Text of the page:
A majority of mining power has the power to force a soft-fork (only accept a subset of transactions/blocks that are valid under the rules of consensus) but they don’t have the power to force a hard-fork (accept transactions/blocks that were not previously valid).

For example, theoretically — government regulators could coerce a soft-fork on a majority of mining power to censor valid transactions to freeze funds/smart contracts that are blacklisted (e.g., on a terrorist list), but they could never coerce a change in the rules that would allow them to seize assets.

This is because miners can’t unilaterally change the rules of consensus without the consent of the rest of the ecosystem. Even miners representing a majority of computational power. As soon as miners change the rules, from the POV of all other fully validating nodes they are no longer mining the main chain. The difficulty drops. The chain has forked.

Photo by Alejandro Escamilla on Unsplash

This is usually not an important distinction, but it can turn into one. Last year’s blocksize debate and Bitcoin Cash hardfork was an example. There was support from over 80% of mining power for increasing the blocksize to 2MB. The reason the blocksize only grew on the Bitcoin Cash hardfork is that the rest of the network never reached consensus on the legitimate Bitcoin being the one with the larger blocksize. Even if Bitcoin Cash had more mining power than Bitcoin the decision of what to consider as “Bitcoin” was ultimately the community’s. This was in part reflected in the price of Bitcoin vs Bitcoin cash, which then fed back into the profitability of mining either chain which then influenced the amount of mining power that was dedicated to Bitcoin vs Bitcoin cash. Ultimately the marketplace decided which rules of consensus it valued more, just like with Ethereum vs Ethereum Classic.

Fully validating non-mining nodes place a check on the power of mining nodes. If there were no non-mining fully validating nodes then miners could indeed unilaterally control the rules of consensus and not just freeze assets but also seize them. This would be the problem because the interests of miners are not fully aligned with the interests of non-miners. For example, miners might want larger block rewards, or larger blocks, etc. Miners want what’s good for miners. But miners are only considered miners by the rest of the network so long as they follow the rules of consensus. Otherwise, it’s as if they fired themselves.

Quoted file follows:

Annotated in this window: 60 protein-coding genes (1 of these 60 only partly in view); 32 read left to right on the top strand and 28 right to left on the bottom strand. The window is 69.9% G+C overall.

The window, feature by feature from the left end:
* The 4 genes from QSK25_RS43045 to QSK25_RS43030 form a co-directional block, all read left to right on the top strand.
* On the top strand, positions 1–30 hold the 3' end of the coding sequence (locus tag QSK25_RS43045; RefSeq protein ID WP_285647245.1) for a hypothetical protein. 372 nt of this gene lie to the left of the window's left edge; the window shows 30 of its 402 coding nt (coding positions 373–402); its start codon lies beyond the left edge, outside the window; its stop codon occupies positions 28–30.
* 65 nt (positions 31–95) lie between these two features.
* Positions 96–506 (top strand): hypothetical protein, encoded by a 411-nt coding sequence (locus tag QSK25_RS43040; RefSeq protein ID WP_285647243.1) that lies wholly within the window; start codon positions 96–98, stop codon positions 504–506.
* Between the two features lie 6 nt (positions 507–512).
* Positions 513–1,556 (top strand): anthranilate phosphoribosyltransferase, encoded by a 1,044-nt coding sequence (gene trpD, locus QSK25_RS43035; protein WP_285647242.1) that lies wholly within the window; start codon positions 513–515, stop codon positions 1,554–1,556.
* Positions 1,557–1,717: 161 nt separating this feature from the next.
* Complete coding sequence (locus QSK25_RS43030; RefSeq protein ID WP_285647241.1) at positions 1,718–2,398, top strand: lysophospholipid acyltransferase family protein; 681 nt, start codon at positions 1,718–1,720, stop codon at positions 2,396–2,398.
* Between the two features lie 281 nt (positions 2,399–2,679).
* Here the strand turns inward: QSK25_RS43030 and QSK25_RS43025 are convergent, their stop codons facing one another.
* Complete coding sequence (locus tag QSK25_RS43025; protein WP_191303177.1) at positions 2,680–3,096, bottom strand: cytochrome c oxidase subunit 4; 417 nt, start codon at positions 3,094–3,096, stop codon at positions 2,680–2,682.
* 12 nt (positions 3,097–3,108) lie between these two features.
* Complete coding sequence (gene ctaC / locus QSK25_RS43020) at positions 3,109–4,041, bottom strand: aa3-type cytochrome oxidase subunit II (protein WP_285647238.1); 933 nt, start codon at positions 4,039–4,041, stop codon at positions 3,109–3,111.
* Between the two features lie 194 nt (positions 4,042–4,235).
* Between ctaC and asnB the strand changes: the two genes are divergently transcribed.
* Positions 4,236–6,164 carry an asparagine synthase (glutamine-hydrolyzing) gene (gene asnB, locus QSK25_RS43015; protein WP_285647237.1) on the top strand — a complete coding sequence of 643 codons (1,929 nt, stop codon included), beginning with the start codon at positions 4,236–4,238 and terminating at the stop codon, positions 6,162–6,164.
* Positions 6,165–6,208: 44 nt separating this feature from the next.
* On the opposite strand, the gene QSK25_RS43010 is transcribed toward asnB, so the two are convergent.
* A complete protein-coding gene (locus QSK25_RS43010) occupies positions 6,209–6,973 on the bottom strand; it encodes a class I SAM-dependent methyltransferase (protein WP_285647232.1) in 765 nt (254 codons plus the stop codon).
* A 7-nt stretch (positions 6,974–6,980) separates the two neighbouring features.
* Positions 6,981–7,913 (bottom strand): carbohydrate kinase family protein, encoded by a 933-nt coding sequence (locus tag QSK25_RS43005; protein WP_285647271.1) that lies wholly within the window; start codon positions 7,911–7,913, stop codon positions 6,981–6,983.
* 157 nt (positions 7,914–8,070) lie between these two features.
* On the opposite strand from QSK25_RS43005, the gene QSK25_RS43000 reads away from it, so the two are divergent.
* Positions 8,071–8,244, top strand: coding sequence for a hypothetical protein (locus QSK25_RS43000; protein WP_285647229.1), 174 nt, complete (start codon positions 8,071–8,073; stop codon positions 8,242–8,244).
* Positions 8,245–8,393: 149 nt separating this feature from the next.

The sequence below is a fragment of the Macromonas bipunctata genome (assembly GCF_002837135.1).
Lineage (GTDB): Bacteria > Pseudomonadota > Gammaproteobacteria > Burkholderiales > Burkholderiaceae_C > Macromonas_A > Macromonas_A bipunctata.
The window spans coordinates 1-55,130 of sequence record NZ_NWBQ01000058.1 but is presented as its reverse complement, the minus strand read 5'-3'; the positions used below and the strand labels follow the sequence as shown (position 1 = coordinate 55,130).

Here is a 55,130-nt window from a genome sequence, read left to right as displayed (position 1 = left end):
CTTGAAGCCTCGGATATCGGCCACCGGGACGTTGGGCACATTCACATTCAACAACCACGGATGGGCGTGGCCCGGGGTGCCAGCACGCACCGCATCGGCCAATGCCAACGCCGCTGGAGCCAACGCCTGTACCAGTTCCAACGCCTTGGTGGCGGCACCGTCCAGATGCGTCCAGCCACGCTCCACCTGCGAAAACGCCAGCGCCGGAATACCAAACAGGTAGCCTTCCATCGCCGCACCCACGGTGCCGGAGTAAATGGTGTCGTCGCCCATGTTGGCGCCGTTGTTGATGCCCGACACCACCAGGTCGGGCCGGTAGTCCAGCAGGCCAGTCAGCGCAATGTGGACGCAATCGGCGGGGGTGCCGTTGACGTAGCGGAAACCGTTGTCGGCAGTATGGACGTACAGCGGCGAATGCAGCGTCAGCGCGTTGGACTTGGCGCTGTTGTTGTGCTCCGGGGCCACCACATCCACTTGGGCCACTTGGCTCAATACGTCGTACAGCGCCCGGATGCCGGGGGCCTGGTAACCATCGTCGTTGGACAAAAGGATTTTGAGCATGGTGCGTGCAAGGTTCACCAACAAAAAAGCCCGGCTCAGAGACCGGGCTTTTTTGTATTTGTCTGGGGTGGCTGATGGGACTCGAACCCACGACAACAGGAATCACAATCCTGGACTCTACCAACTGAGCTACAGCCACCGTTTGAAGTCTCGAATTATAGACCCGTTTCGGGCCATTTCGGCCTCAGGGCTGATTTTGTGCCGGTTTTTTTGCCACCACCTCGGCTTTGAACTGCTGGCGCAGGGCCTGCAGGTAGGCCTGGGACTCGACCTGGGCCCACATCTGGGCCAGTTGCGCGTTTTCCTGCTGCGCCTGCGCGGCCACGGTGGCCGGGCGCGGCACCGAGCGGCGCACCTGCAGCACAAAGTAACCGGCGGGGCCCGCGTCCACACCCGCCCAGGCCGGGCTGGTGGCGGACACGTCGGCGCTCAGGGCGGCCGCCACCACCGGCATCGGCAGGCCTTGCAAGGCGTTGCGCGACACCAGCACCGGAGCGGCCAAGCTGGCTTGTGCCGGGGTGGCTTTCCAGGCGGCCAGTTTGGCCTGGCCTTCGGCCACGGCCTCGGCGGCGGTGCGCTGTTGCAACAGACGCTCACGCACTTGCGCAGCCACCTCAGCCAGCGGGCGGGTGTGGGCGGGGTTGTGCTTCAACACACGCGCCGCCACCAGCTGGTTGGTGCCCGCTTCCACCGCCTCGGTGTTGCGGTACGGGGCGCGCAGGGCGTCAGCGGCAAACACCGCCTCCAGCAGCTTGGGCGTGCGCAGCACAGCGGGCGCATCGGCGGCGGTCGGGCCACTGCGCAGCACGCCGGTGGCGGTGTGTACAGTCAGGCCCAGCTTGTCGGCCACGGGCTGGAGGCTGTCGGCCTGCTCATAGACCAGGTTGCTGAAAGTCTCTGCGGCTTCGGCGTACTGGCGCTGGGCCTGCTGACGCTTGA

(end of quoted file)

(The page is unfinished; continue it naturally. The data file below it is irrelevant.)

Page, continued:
This balance of power only exists as long as all full nodes verify the validity of each and every transaction in a new block before appending it to their copy of the blockchain. So really the only thing the miners are doing is fixing the order of transactions to prevent double spend. It’s not just the miner’s job to validate transactions, it’s the job of all full nodes to validate all transactions.

Photo by rawpixel on Unsplash


TabooKey is a well-funded Israeli startup developing a decentralized cyber insurance network that can buy up risks for crypto custody & critical infrastructure use cases (e.g., updating medical devices, autonomous car fleets)

Liraz Siri

Written by

Solving hard problems at the intersection of blockchain and cyber-security while evangelizing decentralization, defense in depth & open source software.



TabooKey is a well-funded Israeli startup developing a decentralized cyber insurance network that can buy up risks for crypto custody & critical infrastructure use cases (e.g., updating medical devices, autonomous car fleets)